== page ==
658 requests have been dealt with under the Freedom of Information Act (Environmental Information Regulations) during the year 2016/17.

This figure has risen from 588 in 2015/16.

There continues to be a trend for requests originating from commercial organisations asking questions relating to council contracts; information pertaining to businesses and their payment of business rates; and topics of general news interest like the impact of changing legislation.

The council’s major projects, such as the office re-location and the regeneration of Exmouth seafront are also continuing to generate interest amongst local residents, and campaign groups, although these requests form a relatively small proportion of the overall number received.

The service areas receiving the highest number of requests are Council Tax, Environmental Health and Planning. …”

http://eastdevon.gov.uk/media/2140176/140617combined-cabinet-agendapublicversion.pdf

Swamp watch: “Crime czar set to appoint old Tory council colleague as deputy commissioner”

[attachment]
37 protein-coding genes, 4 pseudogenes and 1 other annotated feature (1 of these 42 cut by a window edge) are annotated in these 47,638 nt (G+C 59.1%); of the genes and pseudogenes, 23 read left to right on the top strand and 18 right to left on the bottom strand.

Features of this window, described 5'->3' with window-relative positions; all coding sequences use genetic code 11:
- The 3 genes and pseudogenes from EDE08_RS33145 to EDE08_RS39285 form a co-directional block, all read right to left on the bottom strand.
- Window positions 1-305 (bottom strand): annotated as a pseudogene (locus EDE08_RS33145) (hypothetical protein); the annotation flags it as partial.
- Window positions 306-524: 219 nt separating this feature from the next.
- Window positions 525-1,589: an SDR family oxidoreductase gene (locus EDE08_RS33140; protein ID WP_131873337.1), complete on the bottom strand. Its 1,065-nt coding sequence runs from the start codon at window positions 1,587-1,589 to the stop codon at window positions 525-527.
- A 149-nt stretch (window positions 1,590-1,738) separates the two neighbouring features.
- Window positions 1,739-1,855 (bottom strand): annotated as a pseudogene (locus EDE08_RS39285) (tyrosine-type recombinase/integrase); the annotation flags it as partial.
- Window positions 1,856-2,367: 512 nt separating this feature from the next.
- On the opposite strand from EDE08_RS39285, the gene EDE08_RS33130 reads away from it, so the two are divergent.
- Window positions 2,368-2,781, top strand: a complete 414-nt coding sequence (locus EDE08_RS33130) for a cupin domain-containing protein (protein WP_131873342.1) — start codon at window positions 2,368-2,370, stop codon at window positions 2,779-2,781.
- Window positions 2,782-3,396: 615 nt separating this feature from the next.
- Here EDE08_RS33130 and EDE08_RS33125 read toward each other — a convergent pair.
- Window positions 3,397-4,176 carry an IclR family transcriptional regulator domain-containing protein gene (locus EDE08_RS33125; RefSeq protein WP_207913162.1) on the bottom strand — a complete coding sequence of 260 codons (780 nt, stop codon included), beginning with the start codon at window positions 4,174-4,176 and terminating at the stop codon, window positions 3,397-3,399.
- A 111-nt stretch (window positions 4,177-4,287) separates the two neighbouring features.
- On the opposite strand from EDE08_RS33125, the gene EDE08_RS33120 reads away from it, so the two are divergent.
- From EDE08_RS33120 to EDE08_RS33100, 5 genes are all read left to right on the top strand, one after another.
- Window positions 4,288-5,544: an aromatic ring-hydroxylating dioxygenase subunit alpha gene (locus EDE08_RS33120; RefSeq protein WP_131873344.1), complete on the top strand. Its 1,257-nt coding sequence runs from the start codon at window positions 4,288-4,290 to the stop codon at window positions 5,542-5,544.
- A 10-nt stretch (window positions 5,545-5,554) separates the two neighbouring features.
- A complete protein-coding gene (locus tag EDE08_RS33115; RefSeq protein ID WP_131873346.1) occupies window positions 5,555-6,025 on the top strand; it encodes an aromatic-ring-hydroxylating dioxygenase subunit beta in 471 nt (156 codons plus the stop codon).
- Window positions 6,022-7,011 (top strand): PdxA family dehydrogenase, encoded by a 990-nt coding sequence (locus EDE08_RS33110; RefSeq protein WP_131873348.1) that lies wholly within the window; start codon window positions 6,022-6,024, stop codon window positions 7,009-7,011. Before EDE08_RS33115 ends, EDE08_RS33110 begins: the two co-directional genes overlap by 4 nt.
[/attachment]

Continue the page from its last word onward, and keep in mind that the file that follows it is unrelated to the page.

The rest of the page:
Owl says: Owl says nothing – it’s speechless!!!!!

“Crime czar Alison Hernandez looks set to name a Conservative colleague from her local council days as her second-in-command.

The Devon and Cornwall Police and Crime Commissioner admitted in April this year that she was considering appointing a deputy commissioner to share the workload, including increased scrutiny.

She had toyed with the idea of campaigning for office alongside a running mate last year but eventually stood alone on the Tory ticket and was elected in her own right.

Now fellow Conservative and Torbay councillor Mark Kingscote has emerged as the strong favourite and is likely to be announced later this month, Devon Live understands.

Ms Hernandez has declined to confirm the appointment of the 55-year-old NHS support worker, who specialises in mental health – one of the areas she has identified she needs extra help.

Cllr Kingscote, chairman of Torbay’s planning committee and a councillor since 2000, joined the commissioner at two public reassurance events in Exeter and Plymouth last week.

He told Devon Live on Tuesday that he had not “had a conversation about” nor been offered the post, which carries an estimated salary level of £50,000 a year though it is expected to be part-time and cost the taxpayer closer to £30,000 annually.